The Courier News from Blytheville, Arkansas on June 5, 1946 · Page 1
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The Courier News from Blytheville, Arkansas · Page 1

Blytheville, Arkansas
Issue Date:
Wednesday, June 5, 1946
Page 1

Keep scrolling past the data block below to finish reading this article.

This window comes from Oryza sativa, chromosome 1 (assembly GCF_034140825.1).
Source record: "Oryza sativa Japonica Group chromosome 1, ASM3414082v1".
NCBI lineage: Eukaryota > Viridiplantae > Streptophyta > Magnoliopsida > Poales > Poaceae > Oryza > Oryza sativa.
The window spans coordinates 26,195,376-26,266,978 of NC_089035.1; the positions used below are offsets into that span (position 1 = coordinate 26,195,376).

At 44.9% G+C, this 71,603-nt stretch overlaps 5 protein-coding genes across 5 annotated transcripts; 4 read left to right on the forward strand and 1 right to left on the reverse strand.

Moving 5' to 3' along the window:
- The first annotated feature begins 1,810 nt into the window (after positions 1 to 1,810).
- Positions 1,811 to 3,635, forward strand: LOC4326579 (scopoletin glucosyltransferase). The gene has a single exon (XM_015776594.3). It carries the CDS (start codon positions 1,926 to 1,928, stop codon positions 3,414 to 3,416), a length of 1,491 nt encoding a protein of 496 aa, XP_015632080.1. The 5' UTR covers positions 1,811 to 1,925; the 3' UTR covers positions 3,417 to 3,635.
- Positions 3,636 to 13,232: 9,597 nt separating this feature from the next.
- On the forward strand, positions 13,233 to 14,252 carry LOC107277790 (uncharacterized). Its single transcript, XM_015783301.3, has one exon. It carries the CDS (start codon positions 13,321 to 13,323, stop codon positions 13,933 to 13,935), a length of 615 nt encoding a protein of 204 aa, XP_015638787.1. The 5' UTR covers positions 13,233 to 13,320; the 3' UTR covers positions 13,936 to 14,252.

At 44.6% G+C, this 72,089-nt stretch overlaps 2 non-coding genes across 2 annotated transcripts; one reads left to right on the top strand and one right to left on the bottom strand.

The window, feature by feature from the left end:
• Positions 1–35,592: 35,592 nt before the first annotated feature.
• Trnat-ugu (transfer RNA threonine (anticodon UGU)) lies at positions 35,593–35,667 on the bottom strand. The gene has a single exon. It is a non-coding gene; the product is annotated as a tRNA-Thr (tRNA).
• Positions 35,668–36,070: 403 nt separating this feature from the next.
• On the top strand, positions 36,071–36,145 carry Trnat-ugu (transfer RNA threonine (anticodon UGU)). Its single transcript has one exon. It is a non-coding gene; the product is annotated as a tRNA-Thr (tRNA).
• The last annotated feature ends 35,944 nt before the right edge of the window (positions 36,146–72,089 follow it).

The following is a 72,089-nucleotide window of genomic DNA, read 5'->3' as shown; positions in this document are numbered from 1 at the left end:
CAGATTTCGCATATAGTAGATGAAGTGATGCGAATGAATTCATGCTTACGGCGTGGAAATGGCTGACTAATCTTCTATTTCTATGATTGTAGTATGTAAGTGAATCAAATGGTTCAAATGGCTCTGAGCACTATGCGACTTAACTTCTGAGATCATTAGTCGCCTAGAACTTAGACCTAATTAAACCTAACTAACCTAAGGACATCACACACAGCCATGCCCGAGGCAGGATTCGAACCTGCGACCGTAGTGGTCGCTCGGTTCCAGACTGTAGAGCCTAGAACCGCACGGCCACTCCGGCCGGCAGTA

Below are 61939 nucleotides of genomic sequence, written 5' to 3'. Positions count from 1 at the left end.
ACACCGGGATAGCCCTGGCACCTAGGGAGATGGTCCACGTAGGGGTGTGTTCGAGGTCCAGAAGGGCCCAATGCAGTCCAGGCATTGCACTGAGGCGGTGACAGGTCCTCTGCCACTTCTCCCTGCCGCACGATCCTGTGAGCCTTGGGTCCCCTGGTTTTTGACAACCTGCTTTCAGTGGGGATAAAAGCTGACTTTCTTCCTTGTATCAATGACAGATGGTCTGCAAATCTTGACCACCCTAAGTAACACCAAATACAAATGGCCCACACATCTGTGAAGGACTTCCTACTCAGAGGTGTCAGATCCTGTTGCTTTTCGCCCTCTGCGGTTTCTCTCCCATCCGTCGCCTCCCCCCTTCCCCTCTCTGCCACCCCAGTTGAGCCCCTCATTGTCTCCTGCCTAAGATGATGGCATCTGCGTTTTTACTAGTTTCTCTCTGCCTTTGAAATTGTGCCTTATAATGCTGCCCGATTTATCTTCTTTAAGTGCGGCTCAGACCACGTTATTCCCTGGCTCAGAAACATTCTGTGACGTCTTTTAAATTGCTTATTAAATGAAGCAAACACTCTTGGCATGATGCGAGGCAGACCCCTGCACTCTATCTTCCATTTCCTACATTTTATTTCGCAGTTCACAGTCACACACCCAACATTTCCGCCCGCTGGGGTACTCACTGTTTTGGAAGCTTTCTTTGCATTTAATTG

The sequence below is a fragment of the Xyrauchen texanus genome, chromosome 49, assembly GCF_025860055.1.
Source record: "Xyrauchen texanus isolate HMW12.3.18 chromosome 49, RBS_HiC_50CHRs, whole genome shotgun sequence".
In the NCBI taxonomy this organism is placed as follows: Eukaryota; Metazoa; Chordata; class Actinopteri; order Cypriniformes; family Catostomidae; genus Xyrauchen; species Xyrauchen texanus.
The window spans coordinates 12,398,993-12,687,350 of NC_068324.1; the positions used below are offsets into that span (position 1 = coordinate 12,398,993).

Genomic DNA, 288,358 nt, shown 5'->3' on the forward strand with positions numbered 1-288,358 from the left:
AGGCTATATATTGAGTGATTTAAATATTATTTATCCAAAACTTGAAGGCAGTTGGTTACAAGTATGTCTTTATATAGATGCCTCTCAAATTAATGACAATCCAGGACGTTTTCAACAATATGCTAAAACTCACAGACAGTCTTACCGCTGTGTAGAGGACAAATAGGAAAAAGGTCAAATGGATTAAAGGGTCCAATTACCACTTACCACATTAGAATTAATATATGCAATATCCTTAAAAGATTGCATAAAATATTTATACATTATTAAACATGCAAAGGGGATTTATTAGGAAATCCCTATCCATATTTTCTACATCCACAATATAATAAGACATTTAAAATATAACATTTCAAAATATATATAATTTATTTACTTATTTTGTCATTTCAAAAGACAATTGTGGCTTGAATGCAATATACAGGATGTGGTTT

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BLYTHEVILLE 'COURIER NEWS YOU XL1II—NO. Blythevlllo DkllT Nun Blythevllle Courier Blytherille Herald VmU«7 THK DOMIMAHT NKWBPAfKR or NORTHEAST AHKANBAg AND BOUTHEA8T MISSOURI ARKANSAS, W1CDNKSDAY, JUNK 5, I'.Mli SINGLE COPIES KJVB CENTS. FIRE SWEEPS CHICAGO HOTEL KILLING 58 Kremlin Controls Third of Europe, Churchill Asserts 12Blytheville Golfers Enter Amateur Event Seeds of New War Sown, He Fears in Talk Before Commons. LONDON, June 5. (IJ.P.) —Win.slon Churchill charged today that nearly one third of tho population of Ktirope now is directed by "the commissars of the Kremlin" ami that "it is here that the seeds of a new world war, if anywhere, are being sown." Churchill made his charge in a reply to Foreign Secretary Ernest Kevin's statement of British policy . in which he generally concurred with thc Labor Party's conduct of foreign affairs. Charging that Britain is subject to a "systematic system of villifi- cation pumped out daily . . bv the Soviet propaganda 'machine," Churchill declared that: "Nearly one third of the population of Europe i s at present directed by that same group of very able men—the commissars of the Kremlin—who are alreadv imposing the mighty powers "of their despotic regime. It is here that thc seeds of a new world war, if anywhere^ are being sown." Churchill said the year since the end of the war has brought "a virtual breakdown or stalemate' Blythcvllle golfers are trcklng to LiUle Rock this week for the Arkansas Amateur Golf Tournament with some players combining bus- i iness with pleasure while others >lan lo devote all their time to trying for honors in. the tourney. Practice is on the Program for .omorrow with players to qualify Friday for the competition matches to be played Saturday and Sunday. James Guard will attend an optical meeting and W. J. Pollard will transact business pertaining to In- ;,urance. as well as participating in the tourney. Others making the trip from Blytheville are Frank Whitsvorth, E. B. C3ee, E. n. Gee Jr.. John P. Lenti, James Terry, W. A. Afllick, A. Leech, Roland Bishop, Harry Parr and Mack Williams. Some already have gone today and others will 60 early tomorrow. Maritime Union AsksCompromise Concession Made by Workers on Length Of Work Week. Allied cooperation ani a "painful decline" in British.; "jifluence but made plain he did not blame the Labor Party for this situation. Denounces Communists He defended non-intervention in Spain, praised tho British intervention ;'and elections in Greece! urged restoration of the Southern Tyrol to Alisii-olia and denounced • : ' •• WASHINGTON, Tune 5. (UP>— The seven maritime unions threatening a nationwide shipping strike June 15 will ask the government in ' tn submit a compromise proposal . trie :JjJ=S«i Churchill, leader of the opposition, addressed the House of Commons on the second day of debate on foreign affairs. "The year that has passed since the end of the German war has been darkened by the virtual breakdown or stalemate in the concert and collaboration between the great powers, as well as by a painful decline in British influence and prestige," .Churchill said. Churchill said it would be wrong to "cast blame for this hiisfortufii.'' upon' Foreign. Secretary: Ernest Be-' ymj.He.teritied.Bevin's address yesterday, ;' in, : Which i he reviewed the field'. 0^ foijfrigri, Affairs, as "somu?r and 'patient.' 1 '' . "We feel sure he has done his best to resist the sad and dangerous tendencies with which we oppressed before the world, and he has stood forth as a representative of much that is wise end courageous in British character,' 7 the former prime minister told the House. "The problem of the aftermath of war, the moral and physical exhaustion of the victorious nations, the miserable fate of the conquered, the vast confusion in Kurope and Asia, combine to make the sum total of a difficulty which, even it the Allies had preserved their wartime comradeship, would have taxed their resources to the full." Churchill saic! the "Socialist" mr- ty— the Lauorilcs— had made an important contribution to world pence "by their resolute denunciation v>f Communism, by their refusal to lei the Communist parly enter and permeate Ilieir ranks." He said the Communist party in Britain was "not a serious tiling," adding: "Everyone remembers how Immediately they turned about on orders from Moscow and denounced our life struggle as a capitalist imperialistic war. "We also remember how they did their utmost to hamper our national defense. So far as they were concerned we might have sunk 1940-41 and have been blotted out forever as Hitler's serfs." William Gallacher, Communist member of parliament. Interrupted Churchill at this point, and the speaker needed several minutes to quell the uproar that followed Gal- lachcr's challenge. "It will take them many years to live that down in the British Isles,'' Churchill remarked. He said the Labor party foreign policy had been helpful on both sides of the Atlantic and that the course of events in Greece had vindicated the policy established by h coalition government. for settlement of their wage and hour disputes, a high union official said today. , The official, who asked" that his name be withheld, said the request will be made because the one independents and six CIO unions involved in th e dispute-shave receded from their original : 40-hour week demand, ship ownensihave refused to budge from the. 56-hour week. "The' unions are going to strike on the hours Issue' ^ It is not settled," the union official warned. Director Edgar L. Warren of the Federal Conciliation Service, una- i ware of the union official's remarks, told reporters "it is too early yet for the government to submit a compromise proposal but maybe we will later. Meanwhile, the Navy, Coast Guard ind War Shipping Administration vent ahead with plans to man the U. s. Merchant Fleet if 'the strike Red Occupation Forces Still Around 3,000,000 BERLIN, June 5. (U.PO—Allied sources estimated today that Soviel occupation forces in Europe have been cut by 5fl per cent from at estimated 6,000,000 to 3,000.000 men The estimate from Allied Intelligence sources covered Red Army units stationed in Germany, Poland, Austria, the Balkans and Hunnary. It. did not cover security b.iuU-r guards mi'] units at stra :naterializes. ;:• Ton Fivori^sirlke; bnadej-s 'or the National iviaritime Union \ (CIO) , iaid' unofficial re- ."urVs from Monday's' st»ike referendum showed that its 90,000 members overwhelmingly favor walking out. The union official disclosed that :he unions have refused to nego- iate wages and other issues in dispute until there is agreement on the length of the work week. He said ship owners had "oecn noncommittal on a union bid to arbitrate a reduction in the world week, Atlantic and Gulf port shippers awaited the outcome of the union caucus to resume negotiations on demands of the National Mari- .ime Union. Official returns of the NMU strike referendum probably will be revealed in a day or two. Members of five of the other six unions involved in the wage and hour dispute already hav c voted to join U..UG nav c 10 join . , lot a])uroach th major , irc a ,™ 1 . 0 '" VUl e. shll) '? 111 «f tr ^ c ' ft . lcl '- BodlM of the United States. Benefits of TV A Overemphasized, Canadian Finds Engineer Makes Survey And Reports Before Edison Institute. NEW YORK, June 5. (U.r>.> — The Tennessee Valley Authority is a "cosily and uneconomical" project with a reported investment that is far below reality, and altogether fictitious operating costs reported in its financial statements. Huct Massue, Montreal engineer, told the Edison Electric Institute today. Massue told the final session ot the meeting which has progressed three days here that he had been lured to study TVA by the stories circulated in Canada on Its benefits to the southern section of thc United states. "As I proceeded with my Investigations," he said, "I saw that TVA lied not found a cheaper way of getting work done; that It hail expended large sums of money on uneconomic projects, but that It had been extraordinarily .successful In creating thc Impression that Its operations were financially profitable." He ridiculed the so-called yardstick of cost of electricity which he said has "as much sense as 5-inch foot or a six-ounch pound." Though carried as an investment of $391,000.000, less depreciation reserves, TVA actually has cost more than $1,000,000,000, Mas- sue stated. He listed the total liobilities of thc TVA at $778,000.000. By Including true costs of the Wilson Dam. this would be brought to $621,000,000, he held. In addition, he listed $152,000,000 which should have been paid in Interest, carrying the figure to $974,000,000; Ttie letter would be swelled to more than ?I,000,000,000 if taxes were Included, he said. Massue pointed out that operation of the TVA has resulted in a deficit during four of the last eight years. "Considering the cost of interest to the government and the total of taxes lost to all government,national end local, duo to TVA replacing private utilities, the operation of TVA is found to have resulted, between 1938 and 1944, In annual deficits reaching as i JUR!* nk;.$2S|900,000 in t !942," he told' the; i Hei predicted larger deficit^ in thc ;"Jiost*ilr period, pointing; out that:;tHrpe-b,uar(ers of ; ,the [tfvcrgy disposed of wbiit'' Into ' war production or other war uses in the last few years, snd that, TVA would have difficulty in disposing of its surplus power. In addition, he noted that TVA has done nothing to raise income of individuals in the area, nor has it made thc Tennessee Valley the industrial "Garden of Eden" forecast in 1938 by its "hardworking propagandists." Fire Disasters of Other Years Exacted Greater Toll in Human Lives By United Prtss Loss Of life in Chicago's LaSalle Hotel fire was one of thc highest single tolls in recent years but did tra- King Votes In Italian Election Panic Blamed For Many Deaths As Guests Leaped from Rooms In 23-Story Building to Street fc - King Umbcrto went to the polls in the Italian election on June a hoping lo receive a majority of votes \vhlchc would reluin the House of Savoy as the head oi l.ic state. Eighty lo ninety per icnl of I lie- people arc reported io have volrd, including the wumcn \vho vot^il l:>r the first time in a national t;ccllon. (NrlA Hmltopliolo.) Legionnaires Plan District Convention The Fifth District Convention of the 'American Legion, to be held Suncay In Harrisburg, was (Hsi:uK.s_ cd last night at the meeting,ol Dud Cason 1'ost »l The Hut. F1r.;-j''A. White told of the mccl- Tcam 2, chairman A. R. Wclcn- I"B, at which Letcher L. Langford Fourth of T's $7 0,000 Fund Is Subscribed A total of $2717.10 In the Bly- thevilte "Y" finonce campaign hnu been turned In at noon today by tennis making preliminary reports, Kendall Berry, general chairman of--the drive/ announced. Fire Damages Beauty Parlor Flames Endanger Masonic Hall Above Shop on North 2nd. Flic, which started from a kera- siiiio walcr heater, yestei'day afternoon destroyed tone's IJeauly shop. Ill North Second, mid Kcrlniisly threatened the Mnsmilc Hall overhead nnd adjacent offices of [Jr. llnnler c. Sims. Tin; Interior of Iho bulldlni; null was niliu'tl and the greater purl of I lie ijeiuily shop equipment biirn- | <-d, it wns repotted. Considerable smcki! damage' also was done to the lodne rooms nnct to (he phyiil- clan's offices. The fife dnniiiKR was uncsllmntfd this ailernoon, with partial Insurance. The bulldlni; Is owned by the Hlalno Ktitiilo. The flames started from an excess of kerosene, It was snld. Mm. lone Ilcipp, owner of the business, said she had turned off the burner of thc small stove from which llifi hlax.e started about 5:-lo o'clock, and wns shampooing „ customer'.! hair. Tlie fire apparently Ignited the excess ol] and within two minute* burning kerosene wns spreading over Ilio floor, it was said. There was no explosion. CHICAGO, June 5. (U.I'.)—Fire leaped from an elevator slm 11, enrly today ami Thinned through the lower floors .of Ihe 2.1- ; sl.)ry l,u Snlo Hotel where 58 ixirsons died in the worst hotel lire in Chicajjo's history Coroner A. 1,. Hrodie .set the death toll officially at 57 am snid many ot them died n.s tho result of mass hysteria nml name. Many leaped to their death from windows hW above the crowded streets of Chicago's Loop I- iro Commissioner Michael J. Corrigan also -guid many ol (he deaths were "tragically unnecessary." (:amp, reported J240; Team 3, Samuel F. Norris, chairman, reported $120; Team 4, George Stll- well, chairman, reported §450; Team 5, the Rev. E. C. Brown, chairmon, reported $633,00; Team G, the Rev. R. S BairU, chairman, reixirted $245; Team 7, O. K. Knutlscn, chairman, reported $460.50; Team 0, 1'. D. Foster, chairman, reported $27; Team 10, J. L. Gnnn, . chairman, -reported $73; Team 11,'Alvln Huffman Jr., chairman, reported .$217; Team 13, R. >!A.' Nelson.' Chairman',- 'reported $146.50 and: Team 14, Mrs. IMnrvin Crittenden, 'J( cliutrluart, $19.50. \ ^repor led demands arc not met. Thc other, the American Communications Association (CIO), will poll its members Monday. If the walkout materializes, the Navy, Coast Guard and War Shipping Administration will man the merchant fleet to avert a crippling shipping tieup. Union officials said government preparations to run the vessels had strengthened the determination of workers to strike. Jim Folsom Wins At Alabama Polls MONTGOMERY. Ala., June 5. (UP)—Lt. Gov. Handy Ellis today conceded the race for Governor of Alabama to youthful James E. (Big Jim) Folsom. who campaigned with a corn shuck mop and wooden bucket "to clean up the state capitol." In a telegram to Folsom. the 65- year-old political veteran said: "The people of Alabama have spoken and I congratulate you on your victory. Hanrty Ellis." Kills told the United Press he felt "if the people wanted a change they wcr p certainly entitled to it." The Columbia attorney, wha spent more than a quarter of a century in Alabama politics, said he would continue to practice law. Folsom had increased his lead over Ellis to more than 51,000 votes. the United St Chicago's Iriquois Theater fire on Dec. 30, 1903. when 602 persons met death, is the nation's greatest catastrophe from fire. Approximately 500 died In the San Francisco earthquake and fire of 1906, and 498 persons were killed In the "flash" fire that swept the Cocoanut Grove Night club, Boston, on Nov. 2R, 1942. A blazing canvas of thc "Big Top' of Ringllng Brothers & Barnum * Bailey Circus at Harlford, Conn. July 6, 1944, took the lives ol 168 persons. Other major fires and Iheir toll Include: Ohio state Penitentiary fire, Columbus, April 21. 1D30-320. New London, Tex., school explosion and (Ire, March 18, 1937—294. Crile Clinic Hospital fire, Cleveland, May 15, 1929-124. Rotations to Hear Aviation Executive W. E. Parker, agenc.t.and Interline manager for Chicago and .Southern Air Lines, will address the Blythevilie Rotary 'Club tomorrow at its regular luncheon. Mr. Parker will speak on recent Chicago and Southern route ex- ensions throughout the Mid.south ind on the newly granted Chicago and Southern overseas routes into he Caribbean and as far as the northern coast of Soutli America. He will explain the benefits lo smaller cities of thc addition ->f fleet of 50-passengcr Douglas OC- 4's which Chicago and Southern i-s low placing in .service. of Lill] c Rock will be in charge. Those on the program will include Past, National Commander Roan Waring and J. E. O'Calllghan of Memphis. Blythcville Legionnaires who wish to go arc asked to meet at The Hut Sunday morning, 10 o'clock, It was announced. Transportation will j be; furnished. Blythcville representatives at Hoys' State In Little Rock last week were guests and reports were Bivfin by Jim Oates Jr, t Rosco Crnflon Jr., Jiimnicj;Staffoi'rt'nhd : ;Fr'ccjnan Jer- Hotcl Phone Operator Dies at Switchboard Trying to Save Others CHICAGO, June fi. (UP)—They found hor dead at her |»st-- the switchboard of the La Sulle Hold. A nliilil telephone operator, Mi',1. Julin Harry, 44, could havc notion awny. she didn't, She (lied at her swllchboat'd. The assistant night manager, W, H. linuirield, run to the phonu room off the lobby when Ihe fire started. "Clctoull" lie cried to Mrs, Burry. "No, I'm Kolni; to slick here," she answered. "Maybe I can Uu some good. The llrst firemen to enter the phone room found hor dead In her chair. An effort to extinguish the flames with wilier was unsuccessful and and the nigan'. lAlso. attending! frV isuccessful by (he time firemen arrived, flames bad Bprend rapidly. Fire Chief Roy Head and his men worked rapidly to prevent the flames from reaching Ihe second floor of the brick building and also to prevent Iheir reaching.-.the adjacent offices. I An alley scpartcd the bulldlni; from the next .structure on thc North. , Chief Head received minor cuts on the hands and face from the flying sp'.'nlers of glass frpm the front window, r . . ' iirhii|Blylhe- iVson \ilirt Don •tile weie'Blil ie : e WlV Wrlgh.l Guests Included Hill Steed, adjutant of the Leacbvllle Post, and new members present were lien Abbott, R. V. Oaincs and Chris Tompklns Jr. Troops Must Remain In Germany for Long Time, General Asserts FRANKFURT, June 5. CUP) — Gen. Joseph T. McNarncy .said today he had raised his estimate of the minimum necessary period of the occupation of Germany from 10 to 15 years. Chicago Rye July . Sept isB'i iss'-j 158 Vj 158 'i 158!!i I58'i Civil Rights Get New Emphasis As U.S. Moves to Aid Minorities Ed T. Wodf/ey, Retired, Dies In Home Here Ed T. Waclley, long a carpenter In niythcvllle, died this morning at the home of his brother. Clcvc Wad- Icy, 405 North Sixth. He was rffl. Ill several years of cancer, he I mil been confined Ai his bed three months prior to ills death at 11:45 o'clock. Since death of his wlfo, January 6, he had resided with his brother. Horn in Hlytheville, he had spent his entire life here. He also is survived by two sister, 1 ;, Mrs. Fannie Lint/cnich of Blytho- vlllc am! Mrs. Sallie Mae Parsley of hicago. The Rev. F. W. Nash, pastor of First Church of Nuxarcnc, will con- duel funeral services tomorrow :>f- lernoon, 2 o'clock, at Holt Funeral Home, with burial at Memorial Park. Chicago Wheat , .Tilly . IM'i lOfi'J 108'^ IftB'i ST. , i:<((". tv.'.i W. JOB'... Livestock AT&T Amer Tobacco . Anaconda Copper Beth Steel Chrysler Coca Cola ' " Gen Electric . Gen Motors . ... '.. Montgomery Ward N Y Central Int Harvester . North Am Aviation Republic Steel . .. Radio Socony Vacuum . . Studebaker Standard of N J Texas Corp . . .. 1'nckuiu . U t; St..- 199 3-4 08 1-2 48,5-8 103 133 1-4 185 1-2 49 73 1-4 100 3-8 2fi 1-4 BY FKi:i> MUI.l.F.N United Press Staff Corre-spntiiJrnl WASHINGTON, June 5. (DPI — Hie Justice Department, today prepared an extensive fight to help Negroes wanting to vote In primary ami general elections. "Civil rights of minorities in this country were never under greater threat than at this time," Attorney General Tom Clark has told U. S. attorneys In a directive. "It is my purpose to protest human rights and civil liberties, whcrecver they are infringed, to the full extent and Intent of (he constitution and of statutory pro- <}'istons." Justice Department officials said Clark's action left no doubt about the government's position, and that he expected the U. S. attorneys lo carry out his directive. But there will be no "witch- hunting," officials emphasized. Any federal action will be based on complaints filed with U. S. attor ncj's i;i the field or at the Justice Department in Washington, Although several primaries already havc been held in Ihr south 100 1-4 the U. S. attorneys haw- not 14 7-8 I brought any complaints to Ihe at"" ' " tcntion of officials here. It was stressed, however, that his did not 37 5-8 15 7-8 18 1-8 36 3-4 77 <!4 1-2 10 1 R , , necessarily mean that no one hac charged that Negroes were beinp denied suffrage because of color. •Mum On l.nnry's CliallrnR ' Ivcs said there was no move to lesignatc federal representatives at he polls, and that any attorney's equcst for the use of G-men in iiiffrage cases would have to be :lrared Ihrnugh Washington. Department officials, however, remained mum about the specific challenge tossed at them by Democratic governor ncn T. Lancy of Arkansas, ouo of three .states rnain- ,aining white elections this year. Tlie other two states were Mississippi and South Carolina. • Laney recently told newsmen that 'we will coiuluct our primaries lor state officials as we have always done. The Justice Department can crack ils whip." •• The Arkansas legislature, in an effort to bar Negroes from the polls, last year divorced slate from national office primaries. Solicitor General J. Howard McGrath has ruled, however, that recent Supreme court decision upholding Negro's rif.hl to vole "affects any and nil elections—there Is no doubt on that, point." Georgia. Texas. Alabarha, Florida Kentucky, Virginia. Oklahoma North Carolina and Tennessee hav e opened their ballot boxes to Negroes. The supremo Court ruling had n 0 .bearing on voting restrictions established by the slates, such as poll tax requirements and literary tests, finch waiters arc loft up lo Ihe stales by (lie ronsltlnlion as they nru q,.nitMci!l:' "•'. I' 1 ' vo;i - L. Rites Conducted For Crash Victim Farmer on Tractor Killed in Accident At Frisco Crossing. Funeral services were held yesterday at the Duptlst church of Caiulhi'rsvlllc, Mo., for Raymond Eales, 35-year-old farm foreman, killed near Shades Switch Sunday wlii'n n Frisco passenger train strtic 'khis tractor at a grade crossing. Mr. Estcs, who had been plow- Ing on the west side ot the railroad's right ol way, was driving tlie tractor and cultivator to thc opposite side when tlie tcok place. Horn In West Tennessee, Mr. Kales had farmed on the S. Crews Reynolds farm for the .past H years. He leaves his wife, Mrs. WI/V Jane Esles; two sons, H. L. and linlph Crews Esles; a daughter, Wanda Jean Estes, all of Shades Switch community, and four sisters. Mrs. Irene Newell of Cottage drove, Tcnn., Mrs. Lucille Brown of Uiagi! City, Mo., and Mrs. Delia Chandler and Miss Jean Eates, both of Uiplcy, Tcnn. Most of the dead had been Idftii- tlllc.d this afternoon and none was listed from Arkansas, Missouri..or Tennessee. -,- Mayor Edward J. Kelly said he would call a special city council, session, probably Friday, tn ton- • alder recently-reported violation* of lire and buildlnr ordinances in Chicago. . - . ,,. Kelly said he understood t-hat Chicago hotels havc n "bad habit" of putting out their own fires and said lie understood that this case "one of those," where they fulled !o call the flro deuartment i n tmic. He also observed that It was "a miracle, with careless guests and other factors" that there were not more hotel fires. 'Hie flumes spread from an elevator shaft to an adjoining cock- tall lounge and within seconds turned the ornate lobby Into a fiery death trap. Modernistic leather upholstery In tho bar^.Ignited almost instantly and BOOH thc exiwnslve wood pan- elled walls of the lobby were c.\- vcloped In flames. While thousands of spectators jammed the streets and hampered firemen ouUlctc, hotel guests fought through smoke filled halls.' Manv fnilcrt to make It. : Ow'mmflor cho'si to: Jump' from"the, uth Jloor t< certain death, others leaped fron lower floors. Fire Jtaiarts Uncorrectcil Plre department officials, invest! gating the cause, found that thi fire apparently started in ah etc vator shaft below the street level They believed it started in a singli cable beneath an elevator car. Marshal Penn, deputy llr e mar shal In charge of fire prevention disclosed that he had sent hole officials a list of 10 violations o; city fire prevention ordnances or May 10. He said the violations hai not been corrected. Whether anj accident I of them contributed to the fire hi declined to say. Despite the panic there wen stories of heroism. Mrs. Julia Barry a telephone operator, told the assls lant manager she was going tt "stick It out because I might di •some good here at th e switchboard:' She dlcrt In the flames. "" '/ At Least Z«0 Injared .." As firemen fought ther way ul from floor to floor the death tol Former Osceola Man Dies in Oak Grove, La. Homer M Johnson, planter of Oalc Grove, Ln.. and formerly of Osceola. tiled Sunday at Oak Grove. He was 53. Funeral services were to be held Ihis afternoon at Swift Funonil Home In Osceoln by the Rev. 1,. H. Fielder with burial at Enncn Cemetery. Prior to moving lo Oak Grove 18 months ago, Mr. Johnson resided ot Osceola. He is survived by his wife, Mrs. Etiiel Johnson; a daughter, Mrs. nil! Crews of I/OUR Dcach. Calif.; a p ion. I,oui5 It. Johnson of Osceola; his 87- ycar-old father, George \V. Joinson, and a brother. Arthur A. Johii- son, both of Lutes, Tcnn. N. Y. Cotton May July Oct. Dec. 2079 21577 2828 2ail 2869 2f?81 2880 2830 2853 2869 2865 26fi7 2823 2844 2859 2867 2868 2827 284G 2861 Miss Peterson Is Lions Club Jubilee Entry ' Miss Carolyn Peterson, daughter of Mr. mid Mrs. J. T. Peterson, 200 North 21st, will represent Illythc- vlile Unas Club In thc Cotton States Jubilee. Announcement of her selection was ,made yesterday at the Lions Club luncheon meeting at Hotol Noble. Miss Peterson's picture will compete in Ihe state division of the contest wllh pictures of olher clubs' candidates. Thc winner In each of Ihe 15 cotton producing stales will be entered In thc national contest, with thc queen to be chosen at Ihe International Convention In July In Philadelphia. The local club's entry has served In various Royal Courts and recently was a lady-in-waiting in the Royal Court of thc Memphis Cotton Carnival. Sh c was queen of Blytheville High School senior class. «' *•«• W«I James Hoy. Blytheville attorney, was a speaker at yesterday's meeting. He told the group of his experiences while connected with thc Federal Bureau of Investigation and of special assignments during the war. Guests at the meeting Included Gordon Russell of Baton Rouge, La., Alvln W. Kcincr, connected with Blythcvillc Cotton Oil company, and R. J. Selllg Jr., of Corning. mounted. Bodies of suffocated vie Urns lay .In thc corfidors.. an< rooms. ... - ..... At least 200 persons were injure: or overcome by smoke. Amon: them were 30 firemen. One fire inn n was killed. Firemen were hindered by" thou sands of spectators .who rush's from theaters and nightclubs whci they. heard thc shriek of fire en glne sirens. Thc crowd Jostled an pushed in a gay mood while vie 11 ms were dying inside the hotc Few at first realized the seriousncs of the fire, despite smoke pourin from windows. Many Jump to Death But as the flames spread an fiinokc lilled the upper stories, trail pert guests began Jumping to the! deaths from' windows. It was thc worst hotel fire i her c since the great Chicago fire c 1871. Tlie hotel, one of thc city's larg cst.'has 1,000 rooms, aln.ost all c which were occupied when the f'.i started at about 11:30 p.m. (CS1 last night. Near the theater an nightclub district, the hotel lir been a principal stopping place f< travelers since it was built in ISO The bodies of an unidentlfis mother and her child clutched .1 lier arms were found on the rw of a three-story section of th building, she apparently had jumpt from » higher window. _,• Flames still were, smoldering c thc 9th floor seyferal hours alt 1 the fire broke out. Weather ARKANSAS— Fair and not so cool in noiih portions tonight, 'Ilutralay, fntv nnd wr.rmcr. N. O. Cotton NFAV ORLEANS, June 5. —Cotton closed steady. Mar SS83 2883 2870 May 2880 2880 2870 July Oct. Dec. 282S 28nt 2870 2828 2BM 2872 (U.P.) 28TO 2870 2823 2820 2843 2880 Indonesians Slay Chinese Near Batavia BATAVIA, June 5. (UP)—An a lied headquarters spokewokn r portedi tonight that - Indonesia: had sliln, 600 Chinese in > settt merit west of the Tfcnftraac Riv< IS miles from B*Uvt». He said villain art* '» wide: an were aflame an<t tto«t the ,flgfi 2844 2860 Ing continued in